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Nature. 2004 Jan 15;427(6971):252-6.

Immune recognition of a human renal cancer antigen through post-translational protein splicing.

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Surgery Branch, National Cancer Institute, National Institutes of Health, 9000 Rockville Pike, Building10, Room 2B42, Bethesda, Maryland 20892, USA.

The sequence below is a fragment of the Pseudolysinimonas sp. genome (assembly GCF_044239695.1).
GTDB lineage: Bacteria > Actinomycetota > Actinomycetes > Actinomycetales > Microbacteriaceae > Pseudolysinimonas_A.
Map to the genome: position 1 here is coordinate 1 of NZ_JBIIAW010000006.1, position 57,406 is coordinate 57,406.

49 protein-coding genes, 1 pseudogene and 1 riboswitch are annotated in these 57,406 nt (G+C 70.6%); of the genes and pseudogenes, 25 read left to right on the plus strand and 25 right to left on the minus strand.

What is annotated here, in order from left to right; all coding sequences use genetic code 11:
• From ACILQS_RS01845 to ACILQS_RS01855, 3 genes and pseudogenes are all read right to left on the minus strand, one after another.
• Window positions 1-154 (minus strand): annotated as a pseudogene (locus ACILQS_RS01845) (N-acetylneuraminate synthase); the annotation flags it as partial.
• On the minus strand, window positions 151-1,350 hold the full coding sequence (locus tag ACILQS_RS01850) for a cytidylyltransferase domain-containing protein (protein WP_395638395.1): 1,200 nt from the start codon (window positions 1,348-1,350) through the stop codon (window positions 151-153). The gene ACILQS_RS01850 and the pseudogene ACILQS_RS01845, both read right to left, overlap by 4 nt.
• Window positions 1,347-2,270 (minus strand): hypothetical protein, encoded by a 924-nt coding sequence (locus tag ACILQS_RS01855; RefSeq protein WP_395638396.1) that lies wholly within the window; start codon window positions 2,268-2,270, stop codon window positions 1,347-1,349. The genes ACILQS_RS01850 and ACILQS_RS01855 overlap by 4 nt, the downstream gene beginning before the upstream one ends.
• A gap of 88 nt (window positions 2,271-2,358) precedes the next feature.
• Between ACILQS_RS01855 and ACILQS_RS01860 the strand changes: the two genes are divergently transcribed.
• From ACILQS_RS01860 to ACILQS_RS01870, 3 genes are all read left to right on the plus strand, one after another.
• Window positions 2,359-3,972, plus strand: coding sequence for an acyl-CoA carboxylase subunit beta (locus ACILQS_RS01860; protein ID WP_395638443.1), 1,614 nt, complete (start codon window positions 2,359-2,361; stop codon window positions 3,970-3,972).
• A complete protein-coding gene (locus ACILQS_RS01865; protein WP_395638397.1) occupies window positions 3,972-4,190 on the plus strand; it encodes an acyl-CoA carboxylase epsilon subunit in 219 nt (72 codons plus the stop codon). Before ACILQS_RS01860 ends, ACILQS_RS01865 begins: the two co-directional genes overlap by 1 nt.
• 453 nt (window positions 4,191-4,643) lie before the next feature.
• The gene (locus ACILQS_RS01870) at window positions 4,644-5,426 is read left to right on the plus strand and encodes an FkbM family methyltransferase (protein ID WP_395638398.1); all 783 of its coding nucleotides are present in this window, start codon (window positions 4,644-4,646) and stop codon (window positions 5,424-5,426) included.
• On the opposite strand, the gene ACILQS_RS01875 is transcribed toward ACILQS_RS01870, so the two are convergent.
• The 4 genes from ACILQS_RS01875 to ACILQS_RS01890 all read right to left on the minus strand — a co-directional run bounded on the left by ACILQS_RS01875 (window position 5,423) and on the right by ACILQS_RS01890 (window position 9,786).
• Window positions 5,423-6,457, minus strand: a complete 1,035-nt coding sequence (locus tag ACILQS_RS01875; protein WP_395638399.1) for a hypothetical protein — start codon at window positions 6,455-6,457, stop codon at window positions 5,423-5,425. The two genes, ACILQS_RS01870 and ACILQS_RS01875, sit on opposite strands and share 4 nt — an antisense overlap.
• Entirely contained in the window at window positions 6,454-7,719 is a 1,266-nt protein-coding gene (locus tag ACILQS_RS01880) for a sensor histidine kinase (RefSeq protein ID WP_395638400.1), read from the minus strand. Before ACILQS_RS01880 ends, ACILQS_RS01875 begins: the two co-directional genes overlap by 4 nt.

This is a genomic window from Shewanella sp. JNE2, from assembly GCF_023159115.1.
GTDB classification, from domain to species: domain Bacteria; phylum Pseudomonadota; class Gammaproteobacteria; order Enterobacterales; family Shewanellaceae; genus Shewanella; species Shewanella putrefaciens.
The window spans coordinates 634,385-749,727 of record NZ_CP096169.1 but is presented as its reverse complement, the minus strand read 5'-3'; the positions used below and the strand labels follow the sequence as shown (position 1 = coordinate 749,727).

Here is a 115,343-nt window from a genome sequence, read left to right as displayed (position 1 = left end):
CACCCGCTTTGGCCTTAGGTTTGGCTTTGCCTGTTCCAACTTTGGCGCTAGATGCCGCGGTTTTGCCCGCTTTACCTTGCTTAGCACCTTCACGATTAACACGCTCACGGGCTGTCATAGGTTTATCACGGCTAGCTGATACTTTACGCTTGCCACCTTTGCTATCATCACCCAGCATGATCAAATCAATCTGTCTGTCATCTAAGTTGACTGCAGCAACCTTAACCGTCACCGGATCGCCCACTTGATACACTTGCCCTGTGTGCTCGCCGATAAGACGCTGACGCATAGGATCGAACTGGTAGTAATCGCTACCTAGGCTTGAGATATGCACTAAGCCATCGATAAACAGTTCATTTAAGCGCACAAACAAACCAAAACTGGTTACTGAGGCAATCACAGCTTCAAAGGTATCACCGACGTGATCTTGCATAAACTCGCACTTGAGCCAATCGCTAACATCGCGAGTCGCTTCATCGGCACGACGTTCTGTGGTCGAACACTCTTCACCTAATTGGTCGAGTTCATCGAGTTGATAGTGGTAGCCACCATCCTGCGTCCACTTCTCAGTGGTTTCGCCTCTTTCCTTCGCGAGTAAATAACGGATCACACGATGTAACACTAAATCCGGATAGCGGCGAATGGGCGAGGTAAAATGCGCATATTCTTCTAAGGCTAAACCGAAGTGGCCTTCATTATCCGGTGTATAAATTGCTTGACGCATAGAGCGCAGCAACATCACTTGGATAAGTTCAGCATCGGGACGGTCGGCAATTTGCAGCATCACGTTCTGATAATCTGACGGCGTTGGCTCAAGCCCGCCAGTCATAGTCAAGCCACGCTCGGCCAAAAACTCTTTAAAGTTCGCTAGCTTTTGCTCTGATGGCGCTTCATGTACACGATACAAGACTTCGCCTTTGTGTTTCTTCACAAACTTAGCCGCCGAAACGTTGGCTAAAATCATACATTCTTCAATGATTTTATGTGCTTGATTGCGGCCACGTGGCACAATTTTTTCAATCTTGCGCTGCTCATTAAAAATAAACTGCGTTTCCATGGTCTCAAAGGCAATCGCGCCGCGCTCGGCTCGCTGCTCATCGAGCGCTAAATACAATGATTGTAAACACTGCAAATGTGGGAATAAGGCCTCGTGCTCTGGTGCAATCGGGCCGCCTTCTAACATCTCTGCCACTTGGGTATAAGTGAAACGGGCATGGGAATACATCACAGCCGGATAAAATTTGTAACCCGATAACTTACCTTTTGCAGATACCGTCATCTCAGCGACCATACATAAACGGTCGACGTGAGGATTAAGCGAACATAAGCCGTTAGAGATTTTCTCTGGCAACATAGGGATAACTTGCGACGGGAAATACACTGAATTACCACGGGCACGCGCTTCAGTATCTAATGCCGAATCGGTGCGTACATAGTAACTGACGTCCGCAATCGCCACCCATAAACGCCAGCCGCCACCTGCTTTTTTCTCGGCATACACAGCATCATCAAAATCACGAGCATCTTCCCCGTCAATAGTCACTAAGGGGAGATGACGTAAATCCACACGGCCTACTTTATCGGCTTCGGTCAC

Cytotoxic T lymphocytes (CTLs) detect and destroy cells displaying class I molecules of the major histocompatibility complex (MHC) that present oligopeptides derived from aberrant self or foreign proteins. Most class I peptide ligands are created from proteins that are degraded by proteasomes and transported, by the transporter associated with antigen processing, from the cytosol into the endoplasmic reticulum, where peptides bind MHC class I molecules and are conveyed to the cell surface. C2 CTLs, cloned from human CTLs infiltrating a renal cell carcinoma, kill cancer cells overexpressing fibroblast growth factor-5 (FGF-5). Here we show that C2 cells recognize human leukocyte antigen-A3 MHC class I molecules presenting a nine-residue FGF-5 peptide generated by protein splicing. This process, previously described strictly in plants and unicellular organisms, entails post-translational excision of a polypeptide segment followed by ligation of the newly liberated carboxy-terminal and amino-terminal residues. The occurrence of protein splicing in vertebrates has important implications for the complexity of the vertebrate proteome and for the immune recognition of self and foreign peptides.

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